The dire economic situation in the country has provoked widespread protests, including demonstrations outside the Central Bank.

It has also sparked an increase in thefts and robberies, which was highlighted during the most recent Central Security Council meeting.

In one incident reported by the National News Agency, gunmen broke into the house of a man in Baalbek, in Bekaa Region, on Monday night and took him to a gas station he owns where they forced him to empty the safe.

Palestinian minister claims Israeli police physically abused him

Fadi Hidmi. (Supplied)
Updated 52 min 40 sec ago

Palestinian minister claims Israeli police physically abused him

  • East Jerusalem — with a population of 350,000 — has been all but ignored by the Israeli Ministry of Health in the fight against the coronavirus pandemic

AMMAN: Palestinian Minister of Jerusalem Affairs Fadi Hidmi was released by Israeli police on Friday afternoon after being arrested for the fourth time without charge.

Ministry spokesman Awad Awad told Arab News that Hidmi had been “warned” not to “move around” or “do any work in” Jerusalem in accordance with measures being taken to minimize the spread of the coronavirus disease (COVID-19).

Awad also claimed that Hidmi had been physically abused by the police, saying that the minister was “punched in the face and forced to wear a mask with blood on it.”

CCTV at Hidmi’s Mount of Olives house show that he was manhandled by Israeli police during his arrest in the early hours of Friday.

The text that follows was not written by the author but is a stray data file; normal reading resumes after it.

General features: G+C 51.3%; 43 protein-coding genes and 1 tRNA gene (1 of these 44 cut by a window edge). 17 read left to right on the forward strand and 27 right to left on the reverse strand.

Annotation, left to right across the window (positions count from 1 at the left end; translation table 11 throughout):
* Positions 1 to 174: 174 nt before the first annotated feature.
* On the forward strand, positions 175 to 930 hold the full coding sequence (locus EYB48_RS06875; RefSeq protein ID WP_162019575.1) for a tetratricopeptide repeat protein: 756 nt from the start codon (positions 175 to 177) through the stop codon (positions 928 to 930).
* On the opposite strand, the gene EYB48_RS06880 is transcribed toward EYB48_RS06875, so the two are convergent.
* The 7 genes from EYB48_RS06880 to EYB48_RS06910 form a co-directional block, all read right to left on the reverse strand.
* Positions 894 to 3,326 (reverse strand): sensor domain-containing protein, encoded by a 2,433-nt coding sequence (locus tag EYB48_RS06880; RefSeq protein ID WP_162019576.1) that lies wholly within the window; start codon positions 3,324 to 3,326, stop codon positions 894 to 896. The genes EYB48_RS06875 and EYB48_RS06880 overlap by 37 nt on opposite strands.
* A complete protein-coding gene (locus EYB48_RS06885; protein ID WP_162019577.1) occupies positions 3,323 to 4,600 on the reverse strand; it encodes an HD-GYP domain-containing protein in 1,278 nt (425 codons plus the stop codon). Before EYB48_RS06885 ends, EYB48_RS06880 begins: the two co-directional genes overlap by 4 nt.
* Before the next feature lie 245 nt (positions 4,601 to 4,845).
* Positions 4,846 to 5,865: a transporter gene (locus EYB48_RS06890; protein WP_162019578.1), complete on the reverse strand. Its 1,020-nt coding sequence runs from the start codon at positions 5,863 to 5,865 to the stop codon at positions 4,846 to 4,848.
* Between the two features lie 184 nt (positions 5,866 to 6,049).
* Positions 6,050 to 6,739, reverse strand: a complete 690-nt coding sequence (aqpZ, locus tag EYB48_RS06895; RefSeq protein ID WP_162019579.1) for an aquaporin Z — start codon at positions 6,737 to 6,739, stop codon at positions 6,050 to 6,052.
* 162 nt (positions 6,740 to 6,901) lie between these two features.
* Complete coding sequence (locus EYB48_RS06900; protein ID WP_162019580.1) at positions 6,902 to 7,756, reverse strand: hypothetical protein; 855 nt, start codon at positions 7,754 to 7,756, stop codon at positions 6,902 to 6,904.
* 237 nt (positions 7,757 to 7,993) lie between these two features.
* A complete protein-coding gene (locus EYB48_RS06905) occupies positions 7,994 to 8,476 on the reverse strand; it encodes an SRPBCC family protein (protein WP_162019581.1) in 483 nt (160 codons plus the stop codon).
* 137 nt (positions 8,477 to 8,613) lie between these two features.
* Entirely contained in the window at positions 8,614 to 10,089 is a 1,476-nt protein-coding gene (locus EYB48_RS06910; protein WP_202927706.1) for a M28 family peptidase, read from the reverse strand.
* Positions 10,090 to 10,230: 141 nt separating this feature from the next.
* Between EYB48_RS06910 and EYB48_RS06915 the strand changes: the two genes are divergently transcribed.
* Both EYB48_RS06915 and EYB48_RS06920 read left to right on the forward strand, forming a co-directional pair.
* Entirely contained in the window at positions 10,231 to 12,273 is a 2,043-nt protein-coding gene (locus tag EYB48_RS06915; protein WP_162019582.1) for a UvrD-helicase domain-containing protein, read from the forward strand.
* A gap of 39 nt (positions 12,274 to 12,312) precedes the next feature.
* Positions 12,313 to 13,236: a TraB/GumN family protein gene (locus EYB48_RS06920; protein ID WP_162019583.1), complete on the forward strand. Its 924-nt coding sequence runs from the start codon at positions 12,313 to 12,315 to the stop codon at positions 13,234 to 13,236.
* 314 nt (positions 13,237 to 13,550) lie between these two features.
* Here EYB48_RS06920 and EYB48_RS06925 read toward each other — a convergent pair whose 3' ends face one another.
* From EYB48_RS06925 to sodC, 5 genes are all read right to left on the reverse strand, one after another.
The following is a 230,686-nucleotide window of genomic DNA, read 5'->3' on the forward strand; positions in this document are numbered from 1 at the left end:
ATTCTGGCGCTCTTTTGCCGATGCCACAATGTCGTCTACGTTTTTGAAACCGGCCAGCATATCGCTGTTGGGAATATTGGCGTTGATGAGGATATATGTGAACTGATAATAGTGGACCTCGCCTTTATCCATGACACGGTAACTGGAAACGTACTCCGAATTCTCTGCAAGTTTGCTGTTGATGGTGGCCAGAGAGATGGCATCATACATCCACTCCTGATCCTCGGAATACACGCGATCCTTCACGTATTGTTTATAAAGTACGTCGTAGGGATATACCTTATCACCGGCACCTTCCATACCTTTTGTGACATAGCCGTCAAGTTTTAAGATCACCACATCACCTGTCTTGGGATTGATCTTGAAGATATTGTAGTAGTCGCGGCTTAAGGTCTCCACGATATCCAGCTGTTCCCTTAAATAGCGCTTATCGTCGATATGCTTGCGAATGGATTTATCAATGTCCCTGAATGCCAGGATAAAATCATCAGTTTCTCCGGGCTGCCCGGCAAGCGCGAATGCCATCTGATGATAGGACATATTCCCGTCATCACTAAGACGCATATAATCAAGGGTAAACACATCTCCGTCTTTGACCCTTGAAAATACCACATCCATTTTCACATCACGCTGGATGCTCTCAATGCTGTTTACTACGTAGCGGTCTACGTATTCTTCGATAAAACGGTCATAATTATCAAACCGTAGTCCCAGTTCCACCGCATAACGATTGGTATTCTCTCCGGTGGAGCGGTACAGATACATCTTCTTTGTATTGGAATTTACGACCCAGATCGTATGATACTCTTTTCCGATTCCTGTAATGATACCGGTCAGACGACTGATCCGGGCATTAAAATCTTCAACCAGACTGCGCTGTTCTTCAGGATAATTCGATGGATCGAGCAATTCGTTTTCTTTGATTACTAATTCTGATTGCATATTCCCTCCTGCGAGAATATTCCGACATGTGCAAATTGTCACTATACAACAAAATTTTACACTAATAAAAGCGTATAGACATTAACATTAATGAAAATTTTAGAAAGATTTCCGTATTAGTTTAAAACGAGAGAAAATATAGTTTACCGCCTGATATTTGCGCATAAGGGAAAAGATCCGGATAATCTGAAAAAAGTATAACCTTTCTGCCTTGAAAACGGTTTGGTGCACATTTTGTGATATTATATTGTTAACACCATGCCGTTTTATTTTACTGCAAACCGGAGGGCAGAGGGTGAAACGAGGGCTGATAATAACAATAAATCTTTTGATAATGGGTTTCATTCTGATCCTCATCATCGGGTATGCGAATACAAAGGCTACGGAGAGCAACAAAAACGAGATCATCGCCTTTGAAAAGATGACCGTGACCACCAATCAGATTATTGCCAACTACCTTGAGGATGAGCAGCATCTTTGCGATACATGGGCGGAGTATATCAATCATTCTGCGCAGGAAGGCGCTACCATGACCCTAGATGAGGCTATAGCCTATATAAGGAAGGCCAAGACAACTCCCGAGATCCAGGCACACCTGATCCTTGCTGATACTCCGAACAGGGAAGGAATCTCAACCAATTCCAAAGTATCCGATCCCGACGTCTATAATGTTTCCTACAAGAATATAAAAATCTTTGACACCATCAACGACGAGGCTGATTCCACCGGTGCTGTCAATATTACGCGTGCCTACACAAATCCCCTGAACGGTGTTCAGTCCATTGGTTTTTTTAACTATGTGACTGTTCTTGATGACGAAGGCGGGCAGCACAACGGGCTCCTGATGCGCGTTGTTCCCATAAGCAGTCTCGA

Israeli police spokesman Micky Rosenfeld confirmed the arrest.

Rosenfeld told the Israeli press that Hidmi was arrested “on suspicion of Palestinian activities in Jerusalem.”

He said police searched Hidmi’s home and confiscated documents as well as “large sums of money. Israeli media said that the police had confiscated NIS10,000 ($2,750) found in the house.

Hidmi, a Jerusalem resident, was the director of the Jerusalem Chamber of Commerce and Industry before accepting his current job in the Palestinian Prime Minister Mohammad Shtayyeh’s government.

Before Hidmi’s release on Friday, Shtayyeh wrote on social media: “Israel targets who work for #Jerusalem, even at such critical moments as we work to save our people's lives from #COVID19.”

East Jerusalem — with a population of 350,000 — has been all but ignored by the Israeli Ministry of Health in the fight against the coronavirus pandemic.

Dr. Jamil Kousa, director of the St. Joseph hospital, told Palestine TV that he was only informed on March 25 that his hospital should be prepared to accept patients with COVID-19.

Ahmad Buderi, the coordinator of the Jerusalem Alliance — an organization launched to help combat COVID-19 — has said that people in the city are depending almost solely on local initiatives to deal with the pandemic.

Before his arrest, Hidmi launched the website to coordinate the distribution of urgenly needed food and medical supplies to the city’s residents.

Walid Nammour, secretary-general of the Jerusalem Hospital Network, estimates that the city’s six hospitals need $7 million to to deal with the potential spread of COVID-19 in East Jerusalem.

Nammour told Arab News that 300-400 ventilators are needed and that only 26 are available at present.